The Impossible Once Ways Diet – Meat

Last week, I mentioned that idea of “if your great-grandmother didn’t eat it, neither should you.” I shared several reasons we can’t eat the same plants our great-grandmothers did, even if we try. Meat. Now meat’s another story, right? I mean, a cow is a cow. Isn’t it?

Not exactly.

Cows, chickens, swine, etc., are all raised and processed far differently than they used to be. Now, ………

Frankly, y’all, I’m not sure I can continue this article or even eat meat anymore.  I’ve just been reading here about slaughter procedures in the US and about how animals are not always dead as they move through the process.  I’m feeling really sick to my stomach right now and will have to come back to this subject later.

Belgian Blue Super Cow

In the meantime, I will mention the antibiotics animals are given before slaughter and how bad they are for humans, as reported last week here in the Washington Post.  I will also mention the use of bovine growth hormone used to increase milk production in dairy cows. The American Cancer Society says here that it doesn’t increase cancer rates in humans; however, consumers have shunned the product so thoroughly that most stores no longer carry milk from cows given rBGH.

There is also, of course, the issue of what chickens, cattle and swine are fed – often animal protein.  Animals that are herbivores are made carnivorous and even turned into cannibals by what we feed them. There is evidence to support that the feeding of infected bovine protein to cattle in Europe caused the Mad Cow break out of the last century. At the very least, cattle are overfed with corn in feedlots to increase their weight. Chickens are also overfed to increase weight, putting more fat onto our plates.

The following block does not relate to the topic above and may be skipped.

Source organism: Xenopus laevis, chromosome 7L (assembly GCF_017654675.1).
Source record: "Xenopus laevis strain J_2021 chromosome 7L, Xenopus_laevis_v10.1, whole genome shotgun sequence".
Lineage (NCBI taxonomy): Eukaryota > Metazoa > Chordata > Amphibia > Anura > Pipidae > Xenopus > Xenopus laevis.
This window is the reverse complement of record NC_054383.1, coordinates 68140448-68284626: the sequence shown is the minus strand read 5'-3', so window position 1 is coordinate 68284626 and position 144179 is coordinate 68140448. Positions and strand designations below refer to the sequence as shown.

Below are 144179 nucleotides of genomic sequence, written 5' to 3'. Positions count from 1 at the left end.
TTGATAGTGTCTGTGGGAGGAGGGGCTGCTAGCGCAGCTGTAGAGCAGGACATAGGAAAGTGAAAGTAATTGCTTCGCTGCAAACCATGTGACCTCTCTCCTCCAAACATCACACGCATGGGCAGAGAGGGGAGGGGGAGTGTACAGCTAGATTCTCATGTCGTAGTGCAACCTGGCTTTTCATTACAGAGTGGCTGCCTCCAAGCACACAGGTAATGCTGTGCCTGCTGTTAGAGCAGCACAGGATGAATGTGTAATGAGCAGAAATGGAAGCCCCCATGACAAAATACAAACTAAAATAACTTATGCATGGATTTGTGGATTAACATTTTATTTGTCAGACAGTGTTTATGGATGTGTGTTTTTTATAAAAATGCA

I’m still feeling sick about the whole slaughterhouse thing and will leave you with this – we’re not on the farm anymore and these ain’t your great-grandmothers cows.


One thought on “The Impossible Once Ways Diet – Meat”

  1. It is sickening to think about commercially produced meat.
    Know your farmer! Knowing where your food comes from is key to having the best, most wholesome food. Check out for options near you.

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